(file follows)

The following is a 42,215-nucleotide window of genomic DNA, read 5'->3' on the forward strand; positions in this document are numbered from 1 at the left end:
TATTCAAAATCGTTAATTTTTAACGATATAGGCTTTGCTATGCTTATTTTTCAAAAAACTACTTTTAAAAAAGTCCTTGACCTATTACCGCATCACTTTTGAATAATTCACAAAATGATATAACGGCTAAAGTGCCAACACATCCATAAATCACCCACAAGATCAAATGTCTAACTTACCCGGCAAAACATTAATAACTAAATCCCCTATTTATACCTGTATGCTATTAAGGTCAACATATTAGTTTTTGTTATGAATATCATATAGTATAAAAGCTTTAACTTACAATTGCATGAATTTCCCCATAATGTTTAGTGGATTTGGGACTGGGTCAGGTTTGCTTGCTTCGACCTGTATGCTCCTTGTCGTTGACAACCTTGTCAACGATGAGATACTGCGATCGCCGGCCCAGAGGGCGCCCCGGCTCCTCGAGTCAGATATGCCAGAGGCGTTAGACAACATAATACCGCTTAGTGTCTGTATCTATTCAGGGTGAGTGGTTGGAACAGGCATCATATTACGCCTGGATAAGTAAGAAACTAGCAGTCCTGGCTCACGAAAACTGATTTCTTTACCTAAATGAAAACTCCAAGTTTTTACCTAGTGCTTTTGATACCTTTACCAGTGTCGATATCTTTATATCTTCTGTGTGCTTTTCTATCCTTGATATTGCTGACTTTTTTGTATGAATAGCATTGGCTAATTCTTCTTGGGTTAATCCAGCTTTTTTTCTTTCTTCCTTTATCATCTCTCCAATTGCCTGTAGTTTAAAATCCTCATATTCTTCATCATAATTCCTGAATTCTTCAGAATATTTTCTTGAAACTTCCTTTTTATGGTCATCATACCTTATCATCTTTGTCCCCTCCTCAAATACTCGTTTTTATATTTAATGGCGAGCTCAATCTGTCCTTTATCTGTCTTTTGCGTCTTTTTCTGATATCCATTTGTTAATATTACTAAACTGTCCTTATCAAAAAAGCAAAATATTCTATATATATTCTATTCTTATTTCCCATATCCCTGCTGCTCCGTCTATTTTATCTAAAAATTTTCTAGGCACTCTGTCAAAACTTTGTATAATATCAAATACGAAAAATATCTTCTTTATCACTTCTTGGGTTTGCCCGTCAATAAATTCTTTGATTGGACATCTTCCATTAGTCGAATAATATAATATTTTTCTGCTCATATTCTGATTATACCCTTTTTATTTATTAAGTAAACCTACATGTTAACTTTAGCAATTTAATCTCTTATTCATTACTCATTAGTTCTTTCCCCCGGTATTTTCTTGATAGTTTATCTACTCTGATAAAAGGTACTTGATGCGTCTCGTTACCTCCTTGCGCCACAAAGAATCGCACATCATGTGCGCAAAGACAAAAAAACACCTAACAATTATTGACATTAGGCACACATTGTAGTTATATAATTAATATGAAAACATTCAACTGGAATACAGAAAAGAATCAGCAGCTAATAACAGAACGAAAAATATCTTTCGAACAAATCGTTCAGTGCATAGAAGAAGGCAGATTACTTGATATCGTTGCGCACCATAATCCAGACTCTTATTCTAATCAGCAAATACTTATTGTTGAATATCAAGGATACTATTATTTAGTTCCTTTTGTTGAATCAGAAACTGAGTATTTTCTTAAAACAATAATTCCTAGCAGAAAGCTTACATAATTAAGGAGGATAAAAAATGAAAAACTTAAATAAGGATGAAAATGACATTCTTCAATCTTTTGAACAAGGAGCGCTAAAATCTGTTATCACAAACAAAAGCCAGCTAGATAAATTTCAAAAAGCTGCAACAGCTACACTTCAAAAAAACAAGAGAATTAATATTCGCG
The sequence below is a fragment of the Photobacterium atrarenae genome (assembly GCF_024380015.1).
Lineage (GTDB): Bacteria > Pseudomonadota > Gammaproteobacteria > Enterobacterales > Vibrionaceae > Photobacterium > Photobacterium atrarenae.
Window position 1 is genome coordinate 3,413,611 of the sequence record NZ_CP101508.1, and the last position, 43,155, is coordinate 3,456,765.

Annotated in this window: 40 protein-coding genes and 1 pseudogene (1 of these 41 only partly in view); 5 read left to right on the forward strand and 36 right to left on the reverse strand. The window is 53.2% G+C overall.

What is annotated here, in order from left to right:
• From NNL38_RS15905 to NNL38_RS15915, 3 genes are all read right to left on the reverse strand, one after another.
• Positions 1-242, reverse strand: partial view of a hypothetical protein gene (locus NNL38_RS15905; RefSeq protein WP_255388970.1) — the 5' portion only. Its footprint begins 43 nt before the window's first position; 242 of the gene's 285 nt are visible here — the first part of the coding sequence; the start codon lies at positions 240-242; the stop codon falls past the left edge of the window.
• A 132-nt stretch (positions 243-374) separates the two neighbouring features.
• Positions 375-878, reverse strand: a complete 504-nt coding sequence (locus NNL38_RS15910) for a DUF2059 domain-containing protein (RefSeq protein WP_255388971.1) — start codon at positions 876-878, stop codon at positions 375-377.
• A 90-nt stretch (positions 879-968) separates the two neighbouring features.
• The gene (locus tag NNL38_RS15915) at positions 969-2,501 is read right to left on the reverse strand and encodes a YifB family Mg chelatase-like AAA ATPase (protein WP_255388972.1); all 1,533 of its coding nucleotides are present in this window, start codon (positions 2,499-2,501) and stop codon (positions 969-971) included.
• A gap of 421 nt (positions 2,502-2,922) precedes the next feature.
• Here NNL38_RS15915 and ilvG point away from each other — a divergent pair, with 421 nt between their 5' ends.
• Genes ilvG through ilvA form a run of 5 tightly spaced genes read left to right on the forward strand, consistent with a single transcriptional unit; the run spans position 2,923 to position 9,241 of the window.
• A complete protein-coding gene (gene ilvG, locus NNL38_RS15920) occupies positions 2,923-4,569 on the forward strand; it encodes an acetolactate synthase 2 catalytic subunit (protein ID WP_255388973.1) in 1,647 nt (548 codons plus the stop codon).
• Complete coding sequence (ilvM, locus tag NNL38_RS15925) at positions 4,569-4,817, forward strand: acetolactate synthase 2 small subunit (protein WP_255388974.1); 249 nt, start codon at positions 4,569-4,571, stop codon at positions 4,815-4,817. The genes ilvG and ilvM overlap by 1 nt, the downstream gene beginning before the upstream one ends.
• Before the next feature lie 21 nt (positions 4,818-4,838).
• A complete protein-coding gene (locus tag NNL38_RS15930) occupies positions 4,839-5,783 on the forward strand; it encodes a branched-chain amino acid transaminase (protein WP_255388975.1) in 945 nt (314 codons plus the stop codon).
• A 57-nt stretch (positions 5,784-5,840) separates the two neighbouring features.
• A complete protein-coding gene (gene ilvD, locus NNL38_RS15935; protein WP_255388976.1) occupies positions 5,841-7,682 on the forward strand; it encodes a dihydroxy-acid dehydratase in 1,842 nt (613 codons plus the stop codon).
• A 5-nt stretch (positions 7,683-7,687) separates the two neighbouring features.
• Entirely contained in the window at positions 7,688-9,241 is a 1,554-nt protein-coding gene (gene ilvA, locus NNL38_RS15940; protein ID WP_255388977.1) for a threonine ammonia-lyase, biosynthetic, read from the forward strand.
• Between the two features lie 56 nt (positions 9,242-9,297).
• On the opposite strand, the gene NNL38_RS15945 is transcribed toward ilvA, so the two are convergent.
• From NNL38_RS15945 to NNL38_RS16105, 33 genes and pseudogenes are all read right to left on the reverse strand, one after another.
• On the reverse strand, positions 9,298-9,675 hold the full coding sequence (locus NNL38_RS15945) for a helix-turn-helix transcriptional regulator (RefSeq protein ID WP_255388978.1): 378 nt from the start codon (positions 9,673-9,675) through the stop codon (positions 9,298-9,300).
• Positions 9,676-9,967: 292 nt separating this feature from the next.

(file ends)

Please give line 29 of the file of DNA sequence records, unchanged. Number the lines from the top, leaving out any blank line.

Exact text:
• Positions 9,676-9,967: 292 nt separating this feature from the next.